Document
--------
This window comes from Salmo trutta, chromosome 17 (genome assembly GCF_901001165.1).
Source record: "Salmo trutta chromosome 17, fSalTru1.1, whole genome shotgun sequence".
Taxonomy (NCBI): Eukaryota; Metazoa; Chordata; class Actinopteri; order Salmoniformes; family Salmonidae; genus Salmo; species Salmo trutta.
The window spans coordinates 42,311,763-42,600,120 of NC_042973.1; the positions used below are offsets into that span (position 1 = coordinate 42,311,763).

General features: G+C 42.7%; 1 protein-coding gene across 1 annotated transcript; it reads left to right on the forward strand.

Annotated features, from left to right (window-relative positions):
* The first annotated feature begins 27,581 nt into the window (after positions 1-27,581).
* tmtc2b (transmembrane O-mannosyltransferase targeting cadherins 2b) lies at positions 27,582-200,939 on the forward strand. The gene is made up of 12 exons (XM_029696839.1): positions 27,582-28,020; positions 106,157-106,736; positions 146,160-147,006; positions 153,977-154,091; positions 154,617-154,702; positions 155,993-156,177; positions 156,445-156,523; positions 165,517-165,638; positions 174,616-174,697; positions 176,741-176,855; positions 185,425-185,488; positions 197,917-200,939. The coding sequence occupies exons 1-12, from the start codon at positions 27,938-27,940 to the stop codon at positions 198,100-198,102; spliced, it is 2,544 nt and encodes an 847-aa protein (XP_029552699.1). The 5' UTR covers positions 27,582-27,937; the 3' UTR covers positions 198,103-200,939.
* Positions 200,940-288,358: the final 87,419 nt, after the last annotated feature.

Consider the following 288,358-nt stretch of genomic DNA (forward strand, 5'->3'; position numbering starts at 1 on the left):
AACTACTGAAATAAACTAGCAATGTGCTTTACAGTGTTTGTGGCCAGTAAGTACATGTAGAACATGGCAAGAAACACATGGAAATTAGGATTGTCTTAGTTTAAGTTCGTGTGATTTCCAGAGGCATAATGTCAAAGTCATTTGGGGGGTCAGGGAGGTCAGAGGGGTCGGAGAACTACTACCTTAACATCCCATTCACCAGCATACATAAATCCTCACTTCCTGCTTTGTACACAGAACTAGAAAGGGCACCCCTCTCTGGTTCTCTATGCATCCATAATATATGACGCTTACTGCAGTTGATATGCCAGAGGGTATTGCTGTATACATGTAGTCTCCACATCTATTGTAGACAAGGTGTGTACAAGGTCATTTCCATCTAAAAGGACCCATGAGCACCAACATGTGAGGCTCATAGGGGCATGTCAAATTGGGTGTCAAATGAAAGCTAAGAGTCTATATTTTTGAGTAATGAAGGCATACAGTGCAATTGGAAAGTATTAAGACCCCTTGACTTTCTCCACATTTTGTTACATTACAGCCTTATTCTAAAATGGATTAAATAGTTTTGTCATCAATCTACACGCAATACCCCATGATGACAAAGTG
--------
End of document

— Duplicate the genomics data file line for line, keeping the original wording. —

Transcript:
This window comes from Salmo trutta, chromosome 17 (genome assembly GCF_901001165.1).
Source record: "Salmo trutta chromosome 17, fSalTru1.1, whole genome shotgun sequence".
Taxonomy (NCBI): Eukaryota; Metazoa; Chordata; class Actinopteri; order Salmoniformes; family Salmonidae; genus Salmo; species Salmo trutta.
The window spans coordinates 42,311,763-42,600,120 of NC_042973.1; the positions used below are offsets into that span (position 1 = coordinate 42,311,763).

General features: G+C 42.7%; 1 protein-coding gene across 1 annotated transcript; it reads left to right on the forward strand.

Annotated features, from left to right (window-relative positions):
* The first annotated feature begins 27,581 nt into the window (after positions 1-27,581).
* tmtc2b (transmembrane O-mannosyltransferase targeting cadherins 2b) lies at positions 27,582-200,939 on the forward strand. The gene is made up of 12 exons (XM_029696839.1): positions 27,582-28,020; positions 106,157-106,736; positions 146,160-147,006; positions 153,977-154,091; positions 154,617-154,702; positions 155,993-156,177; positions 156,445-156,523; positions 165,517-165,638; positions 174,616-174,697; positions 176,741-176,855; positions 185,425-185,488; positions 197,917-200,939. The coding sequence occupies exons 1-12, from the start codon at positions 27,938-27,940 to the stop codon at positions 198,100-198,102; spliced, it is 2,544 nt and encodes an 847-aa protein (XP_029552699.1). The 5' UTR covers positions 27,582-27,937; the 3' UTR covers positions 198,103-200,939.
* Positions 200,940-288,358: the final 87,419 nt, after the last annotated feature.

Consider the following 288,358-nt stretch of genomic DNA (forward strand, 5'->3'; position numbering starts at 1 on the left):
AACTACTGAAATAAACTAGCAATGTGCTTTACAGTGTTTGTGGCCAGTAAGTACATGTAGAACATGGCAAGAAACACATGGAAATTAGGATTGTCTTAGTTTAAGTTCGTGTGATTTCCAGAGGCATAATGTCAAAGTCATTTGGGGGGTCAGGGAGGTCAGAGGGGTCGGAGAACTACTACCTTAACATCCCATTCACCAGCATACATAAATCCTCACTTCCTGCTTTGTACACAGAACTAGAAAGGGCACCCCTCTCTGGTTCTCTATGCATCCATAATATATGACGCTTACTGCAGTTGATATGCCAGAGGGTATTGCTGTATACATGTAGTCTCCACATCTATTGTAGACAAGGTGTGTACAAGGTCATTTCCATCTAAAAGGACCCATGAGCACCAACATGTGAGGCTCATAGGGGCATGTCAAATTGGGTGTCAAATGAAAGCTAAGAGTCTATATTTTTGAGTAATGAAGGCATACAGTGCAATTGGAAAGTATTAAGACCCCTTGACTTTCTCCACATTTTGTTACATTACAGCCTTATTCTAAAATGGATTAAATAGTTTTGTCATCAATCTACACGCAATACCCCATGATGACAAAGTG